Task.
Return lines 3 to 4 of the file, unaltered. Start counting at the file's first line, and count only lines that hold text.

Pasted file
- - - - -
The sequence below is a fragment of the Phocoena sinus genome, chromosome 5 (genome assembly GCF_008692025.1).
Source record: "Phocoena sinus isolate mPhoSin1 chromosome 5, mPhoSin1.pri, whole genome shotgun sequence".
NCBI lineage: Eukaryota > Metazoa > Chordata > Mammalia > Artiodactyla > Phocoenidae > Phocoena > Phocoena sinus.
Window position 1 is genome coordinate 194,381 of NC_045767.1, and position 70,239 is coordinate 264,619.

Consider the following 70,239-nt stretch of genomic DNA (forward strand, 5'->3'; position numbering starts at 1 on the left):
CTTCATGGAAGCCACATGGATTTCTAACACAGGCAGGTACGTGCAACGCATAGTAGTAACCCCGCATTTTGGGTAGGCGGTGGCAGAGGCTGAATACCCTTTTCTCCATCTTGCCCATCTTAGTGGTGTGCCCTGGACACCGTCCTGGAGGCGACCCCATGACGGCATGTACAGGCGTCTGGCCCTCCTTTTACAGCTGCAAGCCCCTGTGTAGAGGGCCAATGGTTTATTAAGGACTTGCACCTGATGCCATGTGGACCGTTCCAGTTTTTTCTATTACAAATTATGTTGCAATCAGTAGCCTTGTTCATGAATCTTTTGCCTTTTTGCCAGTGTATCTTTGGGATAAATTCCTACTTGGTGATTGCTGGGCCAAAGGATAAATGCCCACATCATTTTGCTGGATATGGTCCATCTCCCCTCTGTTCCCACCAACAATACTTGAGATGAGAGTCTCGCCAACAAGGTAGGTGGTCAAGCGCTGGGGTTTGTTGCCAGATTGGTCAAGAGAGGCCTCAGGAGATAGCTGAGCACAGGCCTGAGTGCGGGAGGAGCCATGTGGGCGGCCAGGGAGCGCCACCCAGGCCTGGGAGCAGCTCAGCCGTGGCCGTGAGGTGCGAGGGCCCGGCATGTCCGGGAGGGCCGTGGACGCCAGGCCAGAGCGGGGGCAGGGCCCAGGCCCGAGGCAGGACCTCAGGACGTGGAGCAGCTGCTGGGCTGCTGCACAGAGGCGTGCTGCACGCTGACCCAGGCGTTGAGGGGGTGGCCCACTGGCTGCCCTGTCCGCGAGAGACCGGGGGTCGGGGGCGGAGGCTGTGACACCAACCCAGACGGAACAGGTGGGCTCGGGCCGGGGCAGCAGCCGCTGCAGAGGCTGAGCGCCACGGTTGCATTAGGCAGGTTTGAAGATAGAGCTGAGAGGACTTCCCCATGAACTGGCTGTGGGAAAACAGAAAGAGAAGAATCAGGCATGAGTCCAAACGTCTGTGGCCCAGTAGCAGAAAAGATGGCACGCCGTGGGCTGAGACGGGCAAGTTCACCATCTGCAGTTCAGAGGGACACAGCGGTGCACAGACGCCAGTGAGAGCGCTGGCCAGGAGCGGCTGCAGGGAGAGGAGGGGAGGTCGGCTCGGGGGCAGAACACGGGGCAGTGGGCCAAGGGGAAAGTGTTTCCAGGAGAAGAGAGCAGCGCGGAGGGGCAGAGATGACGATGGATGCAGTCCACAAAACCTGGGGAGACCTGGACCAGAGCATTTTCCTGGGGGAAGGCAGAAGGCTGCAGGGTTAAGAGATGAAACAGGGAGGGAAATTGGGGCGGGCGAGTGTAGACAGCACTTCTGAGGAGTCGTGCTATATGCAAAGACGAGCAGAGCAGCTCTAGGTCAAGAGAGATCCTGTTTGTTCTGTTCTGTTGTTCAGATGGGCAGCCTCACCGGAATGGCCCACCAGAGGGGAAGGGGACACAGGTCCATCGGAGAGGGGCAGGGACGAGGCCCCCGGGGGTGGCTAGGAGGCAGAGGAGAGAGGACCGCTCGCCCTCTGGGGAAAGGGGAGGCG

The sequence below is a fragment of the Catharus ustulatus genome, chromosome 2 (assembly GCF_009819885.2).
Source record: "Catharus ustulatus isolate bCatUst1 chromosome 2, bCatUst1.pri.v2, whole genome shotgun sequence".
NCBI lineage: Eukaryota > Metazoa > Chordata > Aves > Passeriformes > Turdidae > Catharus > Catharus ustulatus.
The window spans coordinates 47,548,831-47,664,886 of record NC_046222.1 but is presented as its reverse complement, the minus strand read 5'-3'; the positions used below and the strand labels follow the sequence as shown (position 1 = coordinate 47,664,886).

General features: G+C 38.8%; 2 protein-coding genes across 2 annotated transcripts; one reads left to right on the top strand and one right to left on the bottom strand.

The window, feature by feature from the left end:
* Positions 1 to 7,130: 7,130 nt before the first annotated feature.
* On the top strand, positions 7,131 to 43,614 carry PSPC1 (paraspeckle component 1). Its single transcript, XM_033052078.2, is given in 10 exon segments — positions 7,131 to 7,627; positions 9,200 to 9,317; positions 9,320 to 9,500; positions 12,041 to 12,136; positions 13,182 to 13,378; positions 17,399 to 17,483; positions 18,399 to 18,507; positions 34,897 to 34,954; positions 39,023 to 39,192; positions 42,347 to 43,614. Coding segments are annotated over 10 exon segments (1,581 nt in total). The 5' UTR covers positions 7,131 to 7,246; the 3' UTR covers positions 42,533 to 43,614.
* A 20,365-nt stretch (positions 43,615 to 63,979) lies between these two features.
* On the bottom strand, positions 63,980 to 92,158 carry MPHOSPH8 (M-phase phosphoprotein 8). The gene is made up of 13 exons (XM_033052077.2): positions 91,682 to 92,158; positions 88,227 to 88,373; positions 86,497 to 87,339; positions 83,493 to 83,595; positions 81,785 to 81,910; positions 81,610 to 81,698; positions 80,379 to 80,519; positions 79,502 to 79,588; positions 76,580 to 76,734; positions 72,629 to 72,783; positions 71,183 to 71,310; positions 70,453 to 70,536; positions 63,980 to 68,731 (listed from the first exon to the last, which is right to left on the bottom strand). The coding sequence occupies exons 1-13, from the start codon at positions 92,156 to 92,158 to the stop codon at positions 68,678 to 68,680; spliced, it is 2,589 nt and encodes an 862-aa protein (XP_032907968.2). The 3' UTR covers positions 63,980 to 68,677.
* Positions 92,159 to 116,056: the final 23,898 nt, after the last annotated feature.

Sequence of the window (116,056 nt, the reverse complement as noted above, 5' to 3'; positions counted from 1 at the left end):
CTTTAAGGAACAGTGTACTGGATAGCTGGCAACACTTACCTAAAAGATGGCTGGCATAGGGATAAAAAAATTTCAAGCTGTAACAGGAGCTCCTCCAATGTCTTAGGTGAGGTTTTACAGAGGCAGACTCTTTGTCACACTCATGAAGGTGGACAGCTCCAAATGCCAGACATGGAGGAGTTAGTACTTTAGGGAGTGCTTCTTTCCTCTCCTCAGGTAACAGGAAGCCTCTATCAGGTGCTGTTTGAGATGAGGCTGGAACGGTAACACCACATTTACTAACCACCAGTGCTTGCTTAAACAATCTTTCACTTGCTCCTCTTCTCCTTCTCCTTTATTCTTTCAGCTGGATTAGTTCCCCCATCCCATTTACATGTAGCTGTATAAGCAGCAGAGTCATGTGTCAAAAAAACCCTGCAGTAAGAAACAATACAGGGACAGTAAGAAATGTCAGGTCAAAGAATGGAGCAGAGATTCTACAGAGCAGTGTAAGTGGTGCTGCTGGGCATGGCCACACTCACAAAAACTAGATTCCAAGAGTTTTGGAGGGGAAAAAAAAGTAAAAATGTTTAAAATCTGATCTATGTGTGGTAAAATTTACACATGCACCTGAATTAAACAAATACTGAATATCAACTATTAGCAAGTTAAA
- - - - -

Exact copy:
NCBI lineage: Eukaryota > Metazoa > Chordata > Mammalia > Artiodactyla > Phocoenidae > Phocoena > Phocoena sinus.
Window position 1 is genome coordinate 194,381 of NC_045767.1, and position 70,239 is coordinate 264,619.